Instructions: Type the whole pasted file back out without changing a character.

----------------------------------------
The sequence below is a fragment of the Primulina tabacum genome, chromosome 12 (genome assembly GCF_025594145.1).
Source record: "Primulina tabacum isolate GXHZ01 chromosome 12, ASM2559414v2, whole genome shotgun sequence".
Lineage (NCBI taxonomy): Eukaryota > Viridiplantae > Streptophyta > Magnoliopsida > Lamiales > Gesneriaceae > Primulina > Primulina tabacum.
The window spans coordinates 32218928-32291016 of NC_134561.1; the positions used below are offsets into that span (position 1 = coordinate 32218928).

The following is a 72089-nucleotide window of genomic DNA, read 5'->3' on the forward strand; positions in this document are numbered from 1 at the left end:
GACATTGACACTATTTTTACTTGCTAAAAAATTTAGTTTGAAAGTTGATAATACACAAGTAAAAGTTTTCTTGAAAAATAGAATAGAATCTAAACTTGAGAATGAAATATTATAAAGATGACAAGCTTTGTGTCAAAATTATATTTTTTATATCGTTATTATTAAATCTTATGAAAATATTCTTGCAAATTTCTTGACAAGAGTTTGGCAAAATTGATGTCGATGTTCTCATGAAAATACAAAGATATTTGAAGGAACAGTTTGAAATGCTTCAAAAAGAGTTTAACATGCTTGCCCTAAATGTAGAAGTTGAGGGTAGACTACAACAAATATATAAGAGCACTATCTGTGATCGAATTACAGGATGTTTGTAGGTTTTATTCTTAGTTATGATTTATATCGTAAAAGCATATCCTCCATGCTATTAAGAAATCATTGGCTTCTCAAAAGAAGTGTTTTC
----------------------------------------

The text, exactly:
The sequence below is a fragment of the Primulina tabacum genome, chromosome 12 (genome assembly GCF_025594145.1).
Source record: "Primulina tabacum isolate GXHZ01 chromosome 12, ASM2559414v2, whole genome shotgun sequence".
Lineage (NCBI taxonomy): Eukaryota > Viridiplantae > Streptophyta > Magnoliopsida > Lamiales > Gesneriaceae > Primulina > Primulina tabacum.
The window spans coordinates 32218928-32291016 of NC_134561.1; the positions used below are offsets into that span (position 1 = coordinate 32218928).

The following is a 72089-nucleotide window of genomic DNA, read 5'->3' on the forward strand; positions in this document are numbered from 1 at the left end:
GACATTGACACTATTTTTACTTGCTAAAAAATTTAGTTTGAAAGTTGATAATACACAAGTAAAAGTTTTCTTGAAAAATAGAATAGAATCTAAACTTGAGAATGAAATATTATAAAGATGACAAGCTTTGTGTCAAAATTATATTTTTTATATCGTTATTATTAAATCTTATGAAAATATTCTTGCAAATTTCTTGACAAGAGTTTGGCAAAATTGATGTCGATGTTCTCATGAAAATACAAAGATATTTGAAGGAACAGTTTGAAATGCTTCAAAAAGAGTTTAACATGCTTGCCCTAAATGTAGAAGTTGAGGGTAGACTACAACAAATATATAAGAGCACTATCTGTGATCGAATTACAGGATGTTTGTAGGTTTTATTCTTAGTTATGATTTATATCGTAAAAGCATATCCTCCATGCTATTAAGAAATCATTGGCTTCTCAAAAGAAGTGTTTTC